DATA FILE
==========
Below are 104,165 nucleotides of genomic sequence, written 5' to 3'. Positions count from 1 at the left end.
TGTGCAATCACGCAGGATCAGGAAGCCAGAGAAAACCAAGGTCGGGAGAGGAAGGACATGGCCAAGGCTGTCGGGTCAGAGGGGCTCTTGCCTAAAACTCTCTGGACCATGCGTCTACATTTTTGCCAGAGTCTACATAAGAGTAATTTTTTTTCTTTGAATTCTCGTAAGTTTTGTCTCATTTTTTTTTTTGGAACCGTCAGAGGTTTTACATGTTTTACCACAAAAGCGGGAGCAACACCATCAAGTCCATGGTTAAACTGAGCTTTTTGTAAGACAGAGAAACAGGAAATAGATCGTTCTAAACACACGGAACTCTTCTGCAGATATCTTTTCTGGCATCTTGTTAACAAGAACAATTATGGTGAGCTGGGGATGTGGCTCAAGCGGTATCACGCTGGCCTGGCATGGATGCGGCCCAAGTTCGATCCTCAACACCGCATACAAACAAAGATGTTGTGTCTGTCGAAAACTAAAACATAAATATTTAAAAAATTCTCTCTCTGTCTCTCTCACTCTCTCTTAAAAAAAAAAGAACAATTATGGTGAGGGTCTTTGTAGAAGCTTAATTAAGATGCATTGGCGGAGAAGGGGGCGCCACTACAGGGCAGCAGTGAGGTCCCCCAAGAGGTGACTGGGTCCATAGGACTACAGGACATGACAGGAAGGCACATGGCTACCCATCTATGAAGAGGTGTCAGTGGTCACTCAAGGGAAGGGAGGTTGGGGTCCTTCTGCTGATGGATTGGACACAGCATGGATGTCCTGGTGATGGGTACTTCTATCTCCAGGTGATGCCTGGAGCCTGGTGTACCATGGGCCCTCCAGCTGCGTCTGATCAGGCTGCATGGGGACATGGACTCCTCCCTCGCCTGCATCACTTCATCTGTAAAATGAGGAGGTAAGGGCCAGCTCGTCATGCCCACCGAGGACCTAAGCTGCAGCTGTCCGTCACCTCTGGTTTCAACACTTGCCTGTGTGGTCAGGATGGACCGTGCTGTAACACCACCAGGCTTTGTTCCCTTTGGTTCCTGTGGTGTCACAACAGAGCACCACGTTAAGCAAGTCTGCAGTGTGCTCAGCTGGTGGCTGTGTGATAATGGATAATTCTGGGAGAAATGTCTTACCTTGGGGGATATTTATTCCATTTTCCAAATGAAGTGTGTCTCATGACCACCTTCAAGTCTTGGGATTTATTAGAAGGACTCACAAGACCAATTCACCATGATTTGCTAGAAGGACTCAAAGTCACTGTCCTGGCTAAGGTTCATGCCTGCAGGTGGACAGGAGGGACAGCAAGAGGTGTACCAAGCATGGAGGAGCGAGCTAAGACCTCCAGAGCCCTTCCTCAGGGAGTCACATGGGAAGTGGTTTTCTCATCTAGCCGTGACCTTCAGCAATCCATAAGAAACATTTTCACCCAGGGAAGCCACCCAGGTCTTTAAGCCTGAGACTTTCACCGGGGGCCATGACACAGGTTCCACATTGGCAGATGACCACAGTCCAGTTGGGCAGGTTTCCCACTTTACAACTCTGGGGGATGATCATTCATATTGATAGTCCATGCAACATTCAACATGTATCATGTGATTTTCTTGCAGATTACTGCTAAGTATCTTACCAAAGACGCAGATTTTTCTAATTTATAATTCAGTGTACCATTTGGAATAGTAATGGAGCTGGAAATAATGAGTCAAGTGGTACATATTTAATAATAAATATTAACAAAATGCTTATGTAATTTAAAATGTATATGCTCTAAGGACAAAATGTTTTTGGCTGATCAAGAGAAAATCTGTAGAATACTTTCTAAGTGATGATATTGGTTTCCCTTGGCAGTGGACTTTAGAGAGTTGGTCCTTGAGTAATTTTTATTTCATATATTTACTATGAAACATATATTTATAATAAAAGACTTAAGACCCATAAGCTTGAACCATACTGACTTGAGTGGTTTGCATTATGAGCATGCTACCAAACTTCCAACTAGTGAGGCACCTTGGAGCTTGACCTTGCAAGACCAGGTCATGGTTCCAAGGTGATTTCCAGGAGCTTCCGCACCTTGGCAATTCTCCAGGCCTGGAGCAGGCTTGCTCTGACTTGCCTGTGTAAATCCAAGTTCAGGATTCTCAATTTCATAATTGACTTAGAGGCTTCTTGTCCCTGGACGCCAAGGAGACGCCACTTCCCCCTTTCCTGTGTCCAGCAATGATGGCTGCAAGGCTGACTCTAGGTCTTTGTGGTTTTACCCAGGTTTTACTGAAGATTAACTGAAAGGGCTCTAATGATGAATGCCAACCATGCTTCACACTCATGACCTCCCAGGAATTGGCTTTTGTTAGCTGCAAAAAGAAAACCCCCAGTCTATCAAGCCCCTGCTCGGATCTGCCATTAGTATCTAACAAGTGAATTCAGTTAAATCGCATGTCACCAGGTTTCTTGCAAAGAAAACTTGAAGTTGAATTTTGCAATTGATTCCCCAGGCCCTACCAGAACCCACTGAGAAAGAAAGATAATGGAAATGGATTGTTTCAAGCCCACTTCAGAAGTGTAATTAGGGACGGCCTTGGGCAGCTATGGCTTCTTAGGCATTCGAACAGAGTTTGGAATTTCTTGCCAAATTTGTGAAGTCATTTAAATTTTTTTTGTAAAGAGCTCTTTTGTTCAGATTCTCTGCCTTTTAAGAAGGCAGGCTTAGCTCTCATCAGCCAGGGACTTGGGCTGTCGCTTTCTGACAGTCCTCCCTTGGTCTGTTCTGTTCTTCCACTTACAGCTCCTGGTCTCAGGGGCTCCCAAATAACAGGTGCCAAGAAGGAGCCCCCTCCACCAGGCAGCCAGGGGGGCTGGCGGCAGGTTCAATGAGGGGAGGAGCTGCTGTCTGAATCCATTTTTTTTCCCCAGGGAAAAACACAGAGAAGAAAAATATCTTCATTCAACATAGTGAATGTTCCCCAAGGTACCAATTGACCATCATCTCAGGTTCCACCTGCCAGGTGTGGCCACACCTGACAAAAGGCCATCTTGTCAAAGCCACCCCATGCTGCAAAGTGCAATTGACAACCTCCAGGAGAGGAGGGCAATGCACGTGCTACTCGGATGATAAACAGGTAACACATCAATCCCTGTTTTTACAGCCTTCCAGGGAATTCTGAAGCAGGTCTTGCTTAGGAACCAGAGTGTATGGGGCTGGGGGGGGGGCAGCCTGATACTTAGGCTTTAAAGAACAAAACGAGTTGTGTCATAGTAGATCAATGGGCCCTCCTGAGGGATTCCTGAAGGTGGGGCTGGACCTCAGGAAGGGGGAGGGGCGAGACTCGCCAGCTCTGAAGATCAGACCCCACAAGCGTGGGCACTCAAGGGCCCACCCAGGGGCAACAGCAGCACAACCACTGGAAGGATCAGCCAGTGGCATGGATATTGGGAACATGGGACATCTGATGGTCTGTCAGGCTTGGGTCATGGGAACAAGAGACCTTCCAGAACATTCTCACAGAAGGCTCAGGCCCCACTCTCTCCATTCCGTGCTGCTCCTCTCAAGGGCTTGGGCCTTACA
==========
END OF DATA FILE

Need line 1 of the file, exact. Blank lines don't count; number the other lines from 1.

Below are 104,165 nucleotides of genomic sequence, written 5' to 3'. Positions count from 1 at the left end.